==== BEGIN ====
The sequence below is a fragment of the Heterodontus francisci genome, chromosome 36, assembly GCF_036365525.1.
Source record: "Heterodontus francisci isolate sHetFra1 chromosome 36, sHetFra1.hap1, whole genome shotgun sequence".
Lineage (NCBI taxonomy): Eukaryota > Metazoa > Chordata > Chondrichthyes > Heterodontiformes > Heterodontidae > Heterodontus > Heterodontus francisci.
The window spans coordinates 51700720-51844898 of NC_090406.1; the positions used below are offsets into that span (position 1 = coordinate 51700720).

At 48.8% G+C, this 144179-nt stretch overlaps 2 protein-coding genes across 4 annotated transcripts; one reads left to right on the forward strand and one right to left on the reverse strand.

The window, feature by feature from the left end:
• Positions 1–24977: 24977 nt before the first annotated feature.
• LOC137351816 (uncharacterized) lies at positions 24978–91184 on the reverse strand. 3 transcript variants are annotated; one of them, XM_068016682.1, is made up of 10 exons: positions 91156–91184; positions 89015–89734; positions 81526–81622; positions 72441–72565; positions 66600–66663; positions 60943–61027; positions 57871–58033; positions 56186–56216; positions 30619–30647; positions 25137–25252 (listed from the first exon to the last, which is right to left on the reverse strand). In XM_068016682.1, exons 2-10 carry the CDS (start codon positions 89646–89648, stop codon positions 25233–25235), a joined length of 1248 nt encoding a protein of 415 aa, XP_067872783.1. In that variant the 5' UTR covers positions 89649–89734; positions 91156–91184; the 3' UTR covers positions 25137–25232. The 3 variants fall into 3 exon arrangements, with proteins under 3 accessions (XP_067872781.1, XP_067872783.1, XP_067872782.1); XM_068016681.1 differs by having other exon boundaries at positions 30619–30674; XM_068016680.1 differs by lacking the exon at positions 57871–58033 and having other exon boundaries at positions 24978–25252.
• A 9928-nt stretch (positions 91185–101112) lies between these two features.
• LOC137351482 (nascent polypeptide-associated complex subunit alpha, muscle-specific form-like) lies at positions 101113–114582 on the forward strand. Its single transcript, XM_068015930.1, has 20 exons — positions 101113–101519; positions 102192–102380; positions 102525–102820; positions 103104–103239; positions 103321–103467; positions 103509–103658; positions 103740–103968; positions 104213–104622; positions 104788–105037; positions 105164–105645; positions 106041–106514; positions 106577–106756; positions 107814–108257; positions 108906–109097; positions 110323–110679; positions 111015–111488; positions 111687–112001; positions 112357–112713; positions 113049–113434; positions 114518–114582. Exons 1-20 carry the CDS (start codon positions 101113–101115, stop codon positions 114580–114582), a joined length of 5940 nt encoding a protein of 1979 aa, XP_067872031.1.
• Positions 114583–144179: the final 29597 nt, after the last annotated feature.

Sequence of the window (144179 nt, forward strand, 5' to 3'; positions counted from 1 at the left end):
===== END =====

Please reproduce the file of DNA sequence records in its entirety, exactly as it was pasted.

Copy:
The sequence below is a fragment of the Heterodontus francisci genome, chromosome 36, assembly GCF_036365525.1.
Source record: "Heterodontus francisci isolate sHetFra1 chromosome 36, sHetFra1.hap1, whole genome shotgun sequence".
Lineage (NCBI taxonomy): Eukaryota > Metazoa > Chordata > Chondrichthyes > Heterodontiformes > Heterodontidae > Heterodontus > Heterodontus francisci.
The window spans coordinates 51700720-51844898 of NC_090406.1; the positions used below are offsets into that span (position 1 = coordinate 51700720).

At 48.8% G+C, this 144179-nt stretch overlaps 2 protein-coding genes across 4 annotated transcripts; one reads left to right on the forward strand and one right to left on the reverse strand.

The window, feature by feature from the left end:
• Positions 1–24977: 24977 nt before the first annotated feature.
• LOC137351816 (uncharacterized) lies at positions 24978–91184 on the reverse strand. 3 transcript variants are annotated; one of them, XM_068016682.1, is made up of 10 exons: positions 91156–91184; positions 89015–89734; positions 81526–81622; positions 72441–72565; positions 66600–66663; positions 60943–61027; positions 57871–58033; positions 56186–56216; positions 30619–30647; positions 25137–25252 (listed from the first exon to the last, which is right to left on the reverse strand). In XM_068016682.1, exons 2-10 carry the CDS (start codon positions 89646–89648, stop codon positions 25233–25235), a joined length of 1248 nt encoding a protein of 415 aa, XP_067872783.1. In that variant the 5' UTR covers positions 89649–89734; positions 91156–91184; the 3' UTR covers positions 25137–25232. The 3 variants fall into 3 exon arrangements, with proteins under 3 accessions (XP_067872781.1, XP_067872783.1, XP_067872782.1); XM_068016681.1 differs by having other exon boundaries at positions 30619–30674; XM_068016680.1 differs by lacking the exon at positions 57871–58033 and having other exon boundaries at positions 24978–25252.
• A 9928-nt stretch (positions 91185–101112) lies between these two features.
• LOC137351482 (nascent polypeptide-associated complex subunit alpha, muscle-specific form-like) lies at positions 101113–114582 on the forward strand. Its single transcript, XM_068015930.1, has 20 exons — positions 101113–101519; positions 102192–102380; positions 102525–102820; positions 103104–103239; positions 103321–103467; positions 103509–103658; positions 103740–103968; positions 104213–104622; positions 104788–105037; positions 105164–105645; positions 106041–106514; positions 106577–106756; positions 107814–108257; positions 108906–109097; positions 110323–110679; positions 111015–111488; positions 111687–112001; positions 112357–112713; positions 113049–113434; positions 114518–114582. Exons 1-20 carry the CDS (start codon positions 101113–101115, stop codon positions 114580–114582), a joined length of 5940 nt encoding a protein of 1979 aa, XP_067872031.1.
• Positions 114583–144179: the final 29597 nt, after the last annotated feature.

Sequence of the window (144179 nt, forward strand, 5' to 3'; positions counted from 1 at the left end):